* Cleanzine_logo_3a.jpgCleanzine: your weekly cleaning and hygiene industry newsletter 25th May 2017 Issue no. 775

Your industry news - first    Number 1 for Recruitment

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Whether he was on air as a result of what have been dubbed the ‘Marmite Wars’ or whether he’d have been given airtime anyway, Tesco chairman John Allen was talking on BBC Radio Four’s Today programme on Tuesday and while I disagree with a lot of what he said, he did raise a point that’s pertinent to the cleaning industry in the UK – and indeed globally…

The question of using low-skilled or unskilled migrant labour to fill jobs – such as cleaning – that the locals perhaps don’t want to do. It’s something we all seem to do and it certainly got me thinking…
 

If you didn’t hear the discussion, he argued that the UK should not be considering accepting only highly skilled migrants – a move that some people are calling for and which I know that many in this industry find worrying.
 

He said: “I think we need many people who do much more ordinary, but nonetheless extremely important, jobs.”
 

That’s a sentiment with which those in the cleaning industry and many at the receiving end of our services will agree, since a large proportion of the major contractors rely on low-skilled immigrant labour to keep cleaning and facilities management contracts running smoothly. And yes – this is important work.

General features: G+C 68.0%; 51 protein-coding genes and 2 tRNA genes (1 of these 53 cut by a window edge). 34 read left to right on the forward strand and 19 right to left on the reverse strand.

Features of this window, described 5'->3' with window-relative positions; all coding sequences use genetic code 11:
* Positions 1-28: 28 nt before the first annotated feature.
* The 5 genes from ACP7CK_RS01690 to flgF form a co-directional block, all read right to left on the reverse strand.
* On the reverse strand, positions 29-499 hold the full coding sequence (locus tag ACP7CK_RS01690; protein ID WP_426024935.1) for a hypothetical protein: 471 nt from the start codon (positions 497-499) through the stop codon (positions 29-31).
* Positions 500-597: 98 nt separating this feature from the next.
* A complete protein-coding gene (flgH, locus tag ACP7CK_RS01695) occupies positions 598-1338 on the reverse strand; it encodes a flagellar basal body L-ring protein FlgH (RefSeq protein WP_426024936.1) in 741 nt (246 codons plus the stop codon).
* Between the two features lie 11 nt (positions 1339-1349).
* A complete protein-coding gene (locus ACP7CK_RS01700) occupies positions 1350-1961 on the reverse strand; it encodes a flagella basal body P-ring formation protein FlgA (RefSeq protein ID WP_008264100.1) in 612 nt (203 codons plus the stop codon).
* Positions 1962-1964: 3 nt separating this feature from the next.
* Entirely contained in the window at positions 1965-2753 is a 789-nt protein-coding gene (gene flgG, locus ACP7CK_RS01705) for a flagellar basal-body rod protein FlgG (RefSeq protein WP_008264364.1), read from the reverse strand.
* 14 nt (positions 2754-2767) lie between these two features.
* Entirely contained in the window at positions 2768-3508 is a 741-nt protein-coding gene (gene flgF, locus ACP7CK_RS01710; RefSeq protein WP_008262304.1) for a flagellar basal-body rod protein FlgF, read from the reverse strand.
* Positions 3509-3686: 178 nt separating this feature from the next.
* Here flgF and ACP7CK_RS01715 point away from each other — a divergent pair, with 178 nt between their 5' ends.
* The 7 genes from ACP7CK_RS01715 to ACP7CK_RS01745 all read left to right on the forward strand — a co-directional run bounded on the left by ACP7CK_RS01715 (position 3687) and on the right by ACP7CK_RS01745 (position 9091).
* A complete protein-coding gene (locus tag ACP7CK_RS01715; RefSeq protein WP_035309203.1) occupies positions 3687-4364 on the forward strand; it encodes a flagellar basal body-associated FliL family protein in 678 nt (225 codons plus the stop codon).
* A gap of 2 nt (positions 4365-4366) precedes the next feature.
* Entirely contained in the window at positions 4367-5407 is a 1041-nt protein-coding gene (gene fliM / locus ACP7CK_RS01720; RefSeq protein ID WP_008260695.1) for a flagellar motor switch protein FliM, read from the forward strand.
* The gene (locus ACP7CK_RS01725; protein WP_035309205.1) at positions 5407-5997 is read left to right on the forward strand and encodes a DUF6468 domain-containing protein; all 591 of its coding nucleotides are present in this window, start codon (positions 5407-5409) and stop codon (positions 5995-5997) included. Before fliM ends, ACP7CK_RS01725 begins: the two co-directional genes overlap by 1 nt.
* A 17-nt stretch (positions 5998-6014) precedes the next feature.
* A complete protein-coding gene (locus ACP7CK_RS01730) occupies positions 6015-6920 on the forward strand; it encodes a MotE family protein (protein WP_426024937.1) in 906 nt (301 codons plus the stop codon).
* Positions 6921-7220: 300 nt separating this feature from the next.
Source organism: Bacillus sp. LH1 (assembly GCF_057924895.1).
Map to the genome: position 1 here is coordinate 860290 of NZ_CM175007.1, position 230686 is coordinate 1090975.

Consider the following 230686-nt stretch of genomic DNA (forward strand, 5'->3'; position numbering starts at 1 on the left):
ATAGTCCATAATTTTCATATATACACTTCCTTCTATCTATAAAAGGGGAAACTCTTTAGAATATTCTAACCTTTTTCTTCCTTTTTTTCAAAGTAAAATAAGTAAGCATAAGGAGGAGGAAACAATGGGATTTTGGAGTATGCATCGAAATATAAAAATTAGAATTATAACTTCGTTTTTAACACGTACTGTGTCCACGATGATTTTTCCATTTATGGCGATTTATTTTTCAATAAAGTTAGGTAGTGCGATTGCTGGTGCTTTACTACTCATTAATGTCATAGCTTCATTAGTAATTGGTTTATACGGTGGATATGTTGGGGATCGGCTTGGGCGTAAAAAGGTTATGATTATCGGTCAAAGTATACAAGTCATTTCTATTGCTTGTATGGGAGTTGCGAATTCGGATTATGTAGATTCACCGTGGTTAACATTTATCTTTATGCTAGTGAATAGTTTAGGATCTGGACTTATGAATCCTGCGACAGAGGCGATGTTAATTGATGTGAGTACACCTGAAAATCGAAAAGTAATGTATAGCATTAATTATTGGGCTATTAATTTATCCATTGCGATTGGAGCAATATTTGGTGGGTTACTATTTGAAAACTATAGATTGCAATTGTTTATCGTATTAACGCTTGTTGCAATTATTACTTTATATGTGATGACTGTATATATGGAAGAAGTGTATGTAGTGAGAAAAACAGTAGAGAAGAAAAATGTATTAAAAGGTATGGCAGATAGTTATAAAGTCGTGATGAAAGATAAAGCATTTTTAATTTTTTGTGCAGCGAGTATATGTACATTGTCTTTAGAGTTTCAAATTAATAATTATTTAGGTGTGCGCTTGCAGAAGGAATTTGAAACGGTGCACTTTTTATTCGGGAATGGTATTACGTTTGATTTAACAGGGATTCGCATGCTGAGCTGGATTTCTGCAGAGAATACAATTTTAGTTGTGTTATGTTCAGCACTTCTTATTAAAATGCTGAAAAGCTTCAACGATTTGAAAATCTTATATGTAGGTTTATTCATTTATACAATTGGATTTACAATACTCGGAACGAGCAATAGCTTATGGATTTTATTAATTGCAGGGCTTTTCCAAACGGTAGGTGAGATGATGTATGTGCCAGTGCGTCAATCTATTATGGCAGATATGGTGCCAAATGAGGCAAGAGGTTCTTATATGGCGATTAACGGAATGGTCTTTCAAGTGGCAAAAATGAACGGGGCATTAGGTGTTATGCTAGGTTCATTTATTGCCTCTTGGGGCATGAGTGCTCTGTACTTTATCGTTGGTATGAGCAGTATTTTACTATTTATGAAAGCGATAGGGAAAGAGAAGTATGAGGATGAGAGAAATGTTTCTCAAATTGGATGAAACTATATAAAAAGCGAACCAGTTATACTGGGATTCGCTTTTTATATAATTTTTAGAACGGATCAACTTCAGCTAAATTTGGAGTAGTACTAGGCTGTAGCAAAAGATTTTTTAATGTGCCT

The industry has done a lot to raise its profile with the general public over recent years and I’d hate to return to the days when cleaners were in short supply and an entire shift could disappear ‘down the road’ if the local Tesco raised the minimum hourly rate of pay over what they themselves were earning, leaving the contractor in dire straits.
 

But what’s the answer? Is it a case of needing to be more flexible and perhaps ensuring that everyone who comes into the country – any country – to work, carries a work permit?
 

Employers in the UK are currently responsible for checking the credentials of employees and face heavy fines for employing those that don’t have a right to work here (something I’ve never felt is reasonable or fair). Should the onus perhaps be placed once again on the shoulders of those that man our borders?
 

Love him or hate him, you have to admit that John Allen has raised a point that needs to be considered… I’d be interested in learning your views – and as I said, this isn’t just a UK thing but a global question.

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Yours,

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Jan Hobbs

27th October 2016




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